Immigration is complicated. According to some, we have an employment and crime crisis in America because of it. According to others, we have inefficient court systems, mistrust between police and immigrant communities and poor oversight of employers’ hiring practices. Recently, a new Attorney General Sessions’ policy to enforce an immigration law in the harshest possible way, while ignoring accepted protections for those seeking asylum, led to a humanitarian crisis in which kids are taken from their parents who are placed immediately under arrest. Voices from the left and right are coming together to decry such government-initiated depravity. However, because immigration in complicated, and we as a society typically lack the capacity to sustain effort in the face of difficulty, I am concerned we will accept this state as inevitable, soon walking away in defeat. In this moment we need leaders who understand that terrible mistakes are part of any success. We must listen to voices who understand that America often finds itself in unfamiliar territory with no clear solution, and then we find the grit to stay the course and keep working together.
Last week I was hiking in western North Carolina, and it was magical to watch my kids go from grumbling-whiners-forced-out-of-their-technology-caves into honest-to-God-frolickers. They frolicked. Ran and skipped and played and laughed. They handled the ups and downs with ease, jumping from rock to rock across rivers, crossing every root, stumbles and all. Then we approached the final ascent to the waterfall. It was muddy and slick, dangerous even. Quite steep. When we got to the top, the trail became a four-inch thick sloppy mud fest. Our shoes sank, our steps slid, and we nearly missed the majesty of the waterfall because we were covered in mud. Most of us overlooked the mess to enjoy the beauty, but our tween immediately started demanding I replace his nice shoes. He said it was all my fault for taking him on this dumb hike. Grit gone.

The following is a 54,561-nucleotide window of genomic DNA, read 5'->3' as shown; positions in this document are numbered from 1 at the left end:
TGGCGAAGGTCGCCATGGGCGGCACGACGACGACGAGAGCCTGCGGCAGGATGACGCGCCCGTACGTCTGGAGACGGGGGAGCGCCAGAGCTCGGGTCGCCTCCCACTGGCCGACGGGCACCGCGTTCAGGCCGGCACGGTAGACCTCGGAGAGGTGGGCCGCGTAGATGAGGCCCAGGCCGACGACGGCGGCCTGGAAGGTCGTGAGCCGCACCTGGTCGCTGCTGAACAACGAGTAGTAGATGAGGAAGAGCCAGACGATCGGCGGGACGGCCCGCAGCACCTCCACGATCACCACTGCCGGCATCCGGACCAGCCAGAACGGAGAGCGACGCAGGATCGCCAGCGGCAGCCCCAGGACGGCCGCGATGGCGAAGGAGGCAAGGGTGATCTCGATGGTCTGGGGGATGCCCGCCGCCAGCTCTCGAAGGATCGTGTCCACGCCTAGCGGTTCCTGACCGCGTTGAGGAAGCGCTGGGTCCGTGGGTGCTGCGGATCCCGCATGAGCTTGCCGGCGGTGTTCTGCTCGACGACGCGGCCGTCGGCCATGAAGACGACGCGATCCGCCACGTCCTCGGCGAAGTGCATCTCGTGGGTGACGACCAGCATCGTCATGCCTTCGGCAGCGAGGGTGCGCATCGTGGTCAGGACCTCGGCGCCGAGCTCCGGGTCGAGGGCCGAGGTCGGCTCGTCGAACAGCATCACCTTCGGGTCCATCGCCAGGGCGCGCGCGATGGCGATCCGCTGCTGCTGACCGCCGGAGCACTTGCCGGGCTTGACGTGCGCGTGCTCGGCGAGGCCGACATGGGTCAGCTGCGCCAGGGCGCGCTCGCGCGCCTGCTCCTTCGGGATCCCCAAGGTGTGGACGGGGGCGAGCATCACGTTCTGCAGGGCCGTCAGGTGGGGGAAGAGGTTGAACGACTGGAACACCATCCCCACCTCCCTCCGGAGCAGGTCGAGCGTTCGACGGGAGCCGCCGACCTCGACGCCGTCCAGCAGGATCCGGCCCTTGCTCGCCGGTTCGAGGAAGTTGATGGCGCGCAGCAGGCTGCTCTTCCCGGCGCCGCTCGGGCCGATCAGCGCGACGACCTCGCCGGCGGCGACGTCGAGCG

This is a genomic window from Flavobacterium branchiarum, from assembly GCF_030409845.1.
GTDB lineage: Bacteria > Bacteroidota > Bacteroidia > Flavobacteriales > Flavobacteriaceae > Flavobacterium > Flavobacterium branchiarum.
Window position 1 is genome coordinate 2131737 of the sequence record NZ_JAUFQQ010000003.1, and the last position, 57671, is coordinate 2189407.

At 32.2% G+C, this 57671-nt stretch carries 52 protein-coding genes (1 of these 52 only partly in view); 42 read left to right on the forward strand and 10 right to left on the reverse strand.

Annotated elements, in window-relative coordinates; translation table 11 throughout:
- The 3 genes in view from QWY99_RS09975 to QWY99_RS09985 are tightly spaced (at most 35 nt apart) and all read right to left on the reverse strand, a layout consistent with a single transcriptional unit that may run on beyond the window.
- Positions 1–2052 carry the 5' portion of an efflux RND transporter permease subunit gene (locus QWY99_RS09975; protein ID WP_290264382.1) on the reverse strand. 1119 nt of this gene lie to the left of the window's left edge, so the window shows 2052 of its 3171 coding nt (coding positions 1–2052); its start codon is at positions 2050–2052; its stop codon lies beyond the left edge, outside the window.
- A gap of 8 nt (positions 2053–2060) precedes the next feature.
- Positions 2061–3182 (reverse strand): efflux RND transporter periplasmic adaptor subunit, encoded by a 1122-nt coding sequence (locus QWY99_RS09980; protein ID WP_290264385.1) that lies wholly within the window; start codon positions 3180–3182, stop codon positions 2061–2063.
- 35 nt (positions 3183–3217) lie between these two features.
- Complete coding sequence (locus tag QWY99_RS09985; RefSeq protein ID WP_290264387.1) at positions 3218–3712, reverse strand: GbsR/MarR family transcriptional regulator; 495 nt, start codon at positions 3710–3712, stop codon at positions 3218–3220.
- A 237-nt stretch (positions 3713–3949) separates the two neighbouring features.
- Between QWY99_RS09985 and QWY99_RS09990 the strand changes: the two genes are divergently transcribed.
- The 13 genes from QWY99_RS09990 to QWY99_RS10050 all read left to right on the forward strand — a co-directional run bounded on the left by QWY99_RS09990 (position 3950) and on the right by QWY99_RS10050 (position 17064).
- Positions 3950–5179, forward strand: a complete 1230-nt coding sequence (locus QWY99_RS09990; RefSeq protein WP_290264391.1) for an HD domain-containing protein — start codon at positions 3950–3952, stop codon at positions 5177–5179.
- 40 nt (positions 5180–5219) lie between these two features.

Where did all the frolickers go? The beautiful truth is that you can’t get to the waterfall without going through the mud! The presence of hard and wonderful things are not mutually exclusive. We need to expect the setback in the midst of forward progress, for it will always come.
Many of us long for an encounter with beauty. We desire meaningful success. We strive to find peace. But we often think we can get there without getting muddy, without losing our footing along the way. The presence of the hard does not eliminate the possibility of the good. Keep living in the present, taking each step, breathing in and out, and remember that every hard moment is just that, a moment. It is not your entire story. If you want to live a “good story” kind of life, develop a capacity for living through hard things. It is wildly unlikely that you will find the depth of life’s beauty without encountering pain in the process. Stop turning back, and learn to navigate the mud before the waterfall.